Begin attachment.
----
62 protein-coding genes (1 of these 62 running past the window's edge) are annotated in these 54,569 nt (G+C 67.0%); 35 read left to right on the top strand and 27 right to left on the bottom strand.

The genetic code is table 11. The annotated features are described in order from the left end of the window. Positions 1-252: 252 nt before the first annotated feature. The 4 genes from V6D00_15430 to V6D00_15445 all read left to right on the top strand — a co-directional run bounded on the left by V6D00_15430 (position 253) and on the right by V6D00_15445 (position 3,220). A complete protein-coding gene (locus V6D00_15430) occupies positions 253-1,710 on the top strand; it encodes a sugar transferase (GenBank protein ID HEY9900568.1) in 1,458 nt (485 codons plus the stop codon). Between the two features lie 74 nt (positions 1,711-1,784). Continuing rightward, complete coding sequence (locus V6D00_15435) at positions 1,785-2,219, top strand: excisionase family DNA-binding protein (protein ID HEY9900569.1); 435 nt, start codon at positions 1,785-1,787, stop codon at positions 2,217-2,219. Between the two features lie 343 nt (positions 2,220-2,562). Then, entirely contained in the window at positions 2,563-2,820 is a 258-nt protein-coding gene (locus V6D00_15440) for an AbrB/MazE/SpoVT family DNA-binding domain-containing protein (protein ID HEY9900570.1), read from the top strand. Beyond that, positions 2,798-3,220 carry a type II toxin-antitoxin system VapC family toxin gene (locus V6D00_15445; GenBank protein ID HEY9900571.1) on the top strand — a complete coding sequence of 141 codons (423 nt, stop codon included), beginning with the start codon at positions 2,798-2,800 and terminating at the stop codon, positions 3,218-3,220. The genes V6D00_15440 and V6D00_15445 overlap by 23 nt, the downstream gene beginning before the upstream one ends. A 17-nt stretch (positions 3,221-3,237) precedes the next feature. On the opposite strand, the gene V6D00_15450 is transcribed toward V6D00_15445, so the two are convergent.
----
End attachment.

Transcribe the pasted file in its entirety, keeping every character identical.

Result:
62 protein-coding genes (1 of these 62 running past the window's edge) are annotated in these 54,569 nt (G+C 67.0%); 35 read left to right on the top strand and 27 right to left on the bottom strand.

The genetic code is table 11. The annotated features are described in order from the left end of the window. Positions 1-252: 252 nt before the first annotated feature. The 4 genes from V6D00_15430 to V6D00_15445 all read left to right on the top strand — a co-directional run bounded on the left by V6D00_15430 (position 253) and on the right by V6D00_15445 (position 3,220). A complete protein-coding gene (locus V6D00_15430) occupies positions 253-1,710 on the top strand; it encodes a sugar transferase (GenBank protein ID HEY9900568.1) in 1,458 nt (485 codons plus the stop codon). Between the two features lie 74 nt (positions 1,711-1,784). Continuing rightward, complete coding sequence (locus V6D00_15435) at positions 1,785-2,219, top strand: excisionase family DNA-binding protein (protein ID HEY9900569.1); 435 nt, start codon at positions 1,785-1,787, stop codon at positions 2,217-2,219. Between the two features lie 343 nt (positions 2,220-2,562). Then, entirely contained in the window at positions 2,563-2,820 is a 258-nt protein-coding gene (locus V6D00_15440) for an AbrB/MazE/SpoVT family DNA-binding domain-containing protein (protein ID HEY9900570.1), read from the top strand. Beyond that, positions 2,798-3,220 carry a type II toxin-antitoxin system VapC family toxin gene (locus V6D00_15445; GenBank protein ID HEY9900571.1) on the top strand — a complete coding sequence of 141 codons (423 nt, stop codon included), beginning with the start codon at positions 2,798-2,800 and terminating at the stop codon, positions 3,218-3,220. The genes V6D00_15440 and V6D00_15445 overlap by 23 nt, the downstream gene beginning before the upstream one ends. A 17-nt stretch (positions 3,221-3,237) precedes the next feature. On the opposite strand, the gene V6D00_15450 is transcribed toward V6D00_15445, so the two are convergent.